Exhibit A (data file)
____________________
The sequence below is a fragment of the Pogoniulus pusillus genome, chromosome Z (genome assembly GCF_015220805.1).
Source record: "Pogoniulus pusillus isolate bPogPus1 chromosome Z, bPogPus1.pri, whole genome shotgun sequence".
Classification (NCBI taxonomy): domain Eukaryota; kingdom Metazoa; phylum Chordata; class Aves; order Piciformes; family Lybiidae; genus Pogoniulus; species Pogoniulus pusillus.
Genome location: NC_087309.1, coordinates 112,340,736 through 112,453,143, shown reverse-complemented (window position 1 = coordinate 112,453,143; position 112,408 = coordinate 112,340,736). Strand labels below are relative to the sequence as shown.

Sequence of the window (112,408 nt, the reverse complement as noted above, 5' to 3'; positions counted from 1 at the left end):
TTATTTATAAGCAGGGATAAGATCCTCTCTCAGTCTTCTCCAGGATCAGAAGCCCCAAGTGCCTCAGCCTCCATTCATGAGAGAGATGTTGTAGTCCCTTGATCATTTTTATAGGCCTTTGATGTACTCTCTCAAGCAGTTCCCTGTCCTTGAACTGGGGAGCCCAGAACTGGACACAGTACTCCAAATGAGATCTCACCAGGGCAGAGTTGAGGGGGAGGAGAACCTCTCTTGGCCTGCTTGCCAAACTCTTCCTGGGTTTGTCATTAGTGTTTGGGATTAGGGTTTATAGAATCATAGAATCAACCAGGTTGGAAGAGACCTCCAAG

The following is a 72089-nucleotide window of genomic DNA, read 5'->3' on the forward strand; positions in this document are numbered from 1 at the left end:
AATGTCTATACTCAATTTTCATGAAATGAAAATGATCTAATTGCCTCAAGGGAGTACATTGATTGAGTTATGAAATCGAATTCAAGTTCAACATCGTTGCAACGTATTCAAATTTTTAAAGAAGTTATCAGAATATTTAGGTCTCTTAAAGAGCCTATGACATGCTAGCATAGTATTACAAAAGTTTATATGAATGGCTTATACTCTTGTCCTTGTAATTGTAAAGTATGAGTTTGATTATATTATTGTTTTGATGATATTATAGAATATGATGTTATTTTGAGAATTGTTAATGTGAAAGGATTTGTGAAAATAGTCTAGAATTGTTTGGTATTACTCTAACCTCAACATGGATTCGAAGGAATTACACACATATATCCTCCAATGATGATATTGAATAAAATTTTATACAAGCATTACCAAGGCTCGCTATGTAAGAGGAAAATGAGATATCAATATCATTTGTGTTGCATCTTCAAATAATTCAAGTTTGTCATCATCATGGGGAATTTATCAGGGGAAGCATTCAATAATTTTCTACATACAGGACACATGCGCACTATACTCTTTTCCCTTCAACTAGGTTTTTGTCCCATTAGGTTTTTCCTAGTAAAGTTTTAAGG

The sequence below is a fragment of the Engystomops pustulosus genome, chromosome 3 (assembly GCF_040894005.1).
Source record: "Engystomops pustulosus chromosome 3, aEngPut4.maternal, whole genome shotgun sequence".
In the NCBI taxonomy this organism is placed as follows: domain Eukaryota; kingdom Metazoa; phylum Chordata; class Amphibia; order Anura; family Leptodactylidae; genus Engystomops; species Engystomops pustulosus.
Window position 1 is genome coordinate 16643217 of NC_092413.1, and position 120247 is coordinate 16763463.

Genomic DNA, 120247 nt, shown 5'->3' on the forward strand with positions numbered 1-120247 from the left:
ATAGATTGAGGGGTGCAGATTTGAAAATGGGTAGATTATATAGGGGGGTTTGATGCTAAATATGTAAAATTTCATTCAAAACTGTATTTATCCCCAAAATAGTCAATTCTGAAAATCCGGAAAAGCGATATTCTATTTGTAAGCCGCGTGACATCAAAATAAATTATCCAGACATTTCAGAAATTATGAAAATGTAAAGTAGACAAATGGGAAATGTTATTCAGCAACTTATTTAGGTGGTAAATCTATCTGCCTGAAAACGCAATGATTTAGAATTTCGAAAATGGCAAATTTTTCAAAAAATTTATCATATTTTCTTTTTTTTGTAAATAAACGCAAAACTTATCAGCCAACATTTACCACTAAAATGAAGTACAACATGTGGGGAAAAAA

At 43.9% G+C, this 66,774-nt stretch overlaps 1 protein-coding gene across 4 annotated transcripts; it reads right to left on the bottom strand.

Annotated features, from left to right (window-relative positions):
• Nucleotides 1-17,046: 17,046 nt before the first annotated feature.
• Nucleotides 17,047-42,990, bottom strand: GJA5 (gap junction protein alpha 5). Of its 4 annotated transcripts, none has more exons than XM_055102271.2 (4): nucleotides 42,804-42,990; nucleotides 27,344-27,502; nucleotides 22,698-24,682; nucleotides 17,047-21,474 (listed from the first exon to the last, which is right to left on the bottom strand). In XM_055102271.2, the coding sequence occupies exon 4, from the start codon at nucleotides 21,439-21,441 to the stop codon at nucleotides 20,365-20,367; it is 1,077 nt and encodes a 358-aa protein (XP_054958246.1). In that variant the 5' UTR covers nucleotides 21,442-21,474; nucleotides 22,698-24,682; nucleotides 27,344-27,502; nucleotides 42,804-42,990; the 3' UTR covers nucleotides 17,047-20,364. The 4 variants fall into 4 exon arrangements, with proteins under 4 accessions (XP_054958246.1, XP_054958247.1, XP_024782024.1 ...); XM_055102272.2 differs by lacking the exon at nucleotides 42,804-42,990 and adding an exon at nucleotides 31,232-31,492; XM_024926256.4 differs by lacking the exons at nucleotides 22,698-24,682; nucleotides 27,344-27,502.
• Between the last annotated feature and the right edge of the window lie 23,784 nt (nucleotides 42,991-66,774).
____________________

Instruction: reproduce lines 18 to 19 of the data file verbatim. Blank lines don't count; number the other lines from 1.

• Nucleotides 17,047-42,990, bottom strand: GJA5 (gap junction protein alpha 5). Of its 4 annotated transcripts, none has more exons than XM_055102271.2 (4): nucleotides 42,804-42,990; nucleotides 27,344-27,502; nucleotides 22,698-24,682; nucleotides 17,047-21,474 (listed from the first exon to the last, which is right to left on the bottom strand). In XM_055102271.2, the coding sequence occupies exon 4, from the start codon at nucleotides 21,439-21,441 to the stop codon at nucleotides 20,365-20,367; it is 1,077 nt and encodes a 358-aa protein (XP_054958246.1). In that variant the 5' UTR covers nucleotides 21,442-21,474; nucleotides 22,698-24,682; nucleotides 27,344-27,502; nucleotides 42,804-42,990; the 3' UTR covers nucleotides 17,047-20,364. The 4 variants fall into 4 exon arrangements, with proteins under 4 accessions (XP_054958246.1, XP_054958247.1, XP_024782024.1 ...); XM_055102272.2 differs by lacking the exon at nucleotides 42,804-42,990 and adding an exon at nucleotides 31,232-31,492; XM_024926256.4 differs by lacking the exons at nucleotides 22,698-24,682; nucleotides 27,344-27,502.
• Between the last annotated feature and the right edge of the window lie 23,784 nt (nucleotides 42,991-66,774).